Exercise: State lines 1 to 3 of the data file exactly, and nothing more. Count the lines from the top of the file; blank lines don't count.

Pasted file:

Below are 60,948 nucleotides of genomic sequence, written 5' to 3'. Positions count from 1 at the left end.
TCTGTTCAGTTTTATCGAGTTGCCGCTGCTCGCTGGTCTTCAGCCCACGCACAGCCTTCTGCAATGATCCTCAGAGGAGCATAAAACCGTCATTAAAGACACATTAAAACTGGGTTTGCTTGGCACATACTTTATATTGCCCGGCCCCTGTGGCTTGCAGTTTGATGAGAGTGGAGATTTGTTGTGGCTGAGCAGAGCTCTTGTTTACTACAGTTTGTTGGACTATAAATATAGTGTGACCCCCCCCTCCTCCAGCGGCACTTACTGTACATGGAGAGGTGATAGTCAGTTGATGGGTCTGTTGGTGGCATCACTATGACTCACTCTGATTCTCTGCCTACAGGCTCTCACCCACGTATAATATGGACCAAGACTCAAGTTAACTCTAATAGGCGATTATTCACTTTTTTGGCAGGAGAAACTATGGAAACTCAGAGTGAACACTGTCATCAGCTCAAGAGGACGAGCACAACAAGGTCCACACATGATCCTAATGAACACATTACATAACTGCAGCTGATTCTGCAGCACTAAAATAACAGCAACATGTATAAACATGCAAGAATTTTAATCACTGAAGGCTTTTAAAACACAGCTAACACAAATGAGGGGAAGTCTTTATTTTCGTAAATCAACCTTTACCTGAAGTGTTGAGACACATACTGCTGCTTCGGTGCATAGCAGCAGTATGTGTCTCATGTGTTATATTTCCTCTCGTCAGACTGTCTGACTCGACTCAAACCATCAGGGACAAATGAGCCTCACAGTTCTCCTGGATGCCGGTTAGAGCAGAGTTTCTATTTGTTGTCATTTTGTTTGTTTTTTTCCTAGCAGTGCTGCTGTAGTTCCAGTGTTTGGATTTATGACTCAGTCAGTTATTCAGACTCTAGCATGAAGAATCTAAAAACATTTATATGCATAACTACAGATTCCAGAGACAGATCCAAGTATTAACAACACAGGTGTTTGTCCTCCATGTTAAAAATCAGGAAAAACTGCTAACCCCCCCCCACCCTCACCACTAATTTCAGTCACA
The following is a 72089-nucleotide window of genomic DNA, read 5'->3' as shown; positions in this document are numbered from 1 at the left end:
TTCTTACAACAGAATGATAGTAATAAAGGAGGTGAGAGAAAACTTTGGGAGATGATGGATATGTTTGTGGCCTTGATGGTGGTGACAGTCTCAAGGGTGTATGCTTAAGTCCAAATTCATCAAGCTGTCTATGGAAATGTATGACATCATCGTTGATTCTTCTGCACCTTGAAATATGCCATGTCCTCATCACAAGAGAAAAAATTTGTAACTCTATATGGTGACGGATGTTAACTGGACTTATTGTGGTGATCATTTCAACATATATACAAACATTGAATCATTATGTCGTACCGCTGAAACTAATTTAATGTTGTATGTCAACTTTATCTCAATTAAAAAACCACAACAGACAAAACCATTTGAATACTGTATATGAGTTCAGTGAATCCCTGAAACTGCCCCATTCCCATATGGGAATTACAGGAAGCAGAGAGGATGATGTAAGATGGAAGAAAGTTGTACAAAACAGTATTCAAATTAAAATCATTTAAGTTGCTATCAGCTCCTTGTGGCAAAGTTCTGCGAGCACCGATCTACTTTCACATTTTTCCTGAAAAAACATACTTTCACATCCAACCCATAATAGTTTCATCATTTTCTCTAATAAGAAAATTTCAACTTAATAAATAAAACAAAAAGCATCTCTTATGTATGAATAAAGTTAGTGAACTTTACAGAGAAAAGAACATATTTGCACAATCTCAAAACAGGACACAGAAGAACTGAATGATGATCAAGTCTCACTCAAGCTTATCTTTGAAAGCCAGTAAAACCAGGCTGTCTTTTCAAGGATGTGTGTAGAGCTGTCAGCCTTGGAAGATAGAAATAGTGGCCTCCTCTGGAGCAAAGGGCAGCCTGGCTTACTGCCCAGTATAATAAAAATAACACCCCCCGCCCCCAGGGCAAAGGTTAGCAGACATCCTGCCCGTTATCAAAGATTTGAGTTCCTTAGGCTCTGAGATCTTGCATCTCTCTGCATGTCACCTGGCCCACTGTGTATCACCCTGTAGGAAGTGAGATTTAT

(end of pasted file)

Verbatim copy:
Below are 60,948 nucleotides of genomic sequence, written 5' to 3'. Positions count from 1 at the left end.
TCTGTTCAGTTTTATCGAGTTGCCGCTGCTCGCTGGTCTTCAGCCCACGCACAGCCTTCTGCAATGATCCTCAGAGGAGCATAAAACCGTCATTAAAGACACATTAAAACTGGGTTTGCTTGGCACATACTTTATATTGCCCGGCCCCTGTGGCTTGCAGTTTGATGAGAGTGGAGATTTGTTGTGGCTGAGCAGAGCTCTTGTTTACTACAGTTTGTTGGACTATAAATATAGTGTGACCCCCCCCTCCTCCAGCGGCACTTACTGTACATGGAGAGGTGATAGTCAGTTGATGGGTCTGTTGGTGGCATCACTATGACTCACTCTGATTCTCTGCCTACAGGCTCTCACCCACGTATAATATGGACCAAGACTCAAGTTAACTCTAATAGGCGATTATTCACTTTTTTGGCAGGAGAAACTATGGAAACTCAGAGTGAACACTGTCATCAGCTCAAGAGGACGAGCACAACAAGGTCCACACATGATCCTAATGAACACATTACATAACTGCAGCTGATTCTGCAGCACTAAAATAACAGCAACATGTATAAACATGCAAGAATTTTAATCACTGAAGGCTTTTAAAACACAGCTAACACAAATGAGGGGAAGTCTTTATTTTCGTAAATCAACCTTTACCTGAAGTGTTGAGACACATACTGCTGCTTCGGTGCATAGCAGCAGTATGTGTCTCATGTGTTATATTTCCTCTCGTCAGACTGTCTGACTCGACTCAAACCATCAGGGACAAATGAGCCTCACAGTTCTCCTGGATGCCGGTTAGAGCAGAGTTTCTATTTGTTGTCATTTTGTTTGTTTTTTTCCTAGCAGTGCTGCTGTAGTTCCAGTGTTTGGATTTATGACTCAGTCAGTTATTCAGACTCTAGCATGAAGAATCTAAAAACATTTATATGCATAACTACAGATTCCAGAGACAGATCCAAGTATTAACAACACAGGTGTTTGTCCTCCATGTTAAAAATCAGGAAAAACTGCTAACCCCCCCCCACCCTCACCACTAATTTCAGTCACA
The following is a 72089-nucleotide window of genomic DNA, read 5'->3' as shown; positions in this document are numbered from 1 at the left end: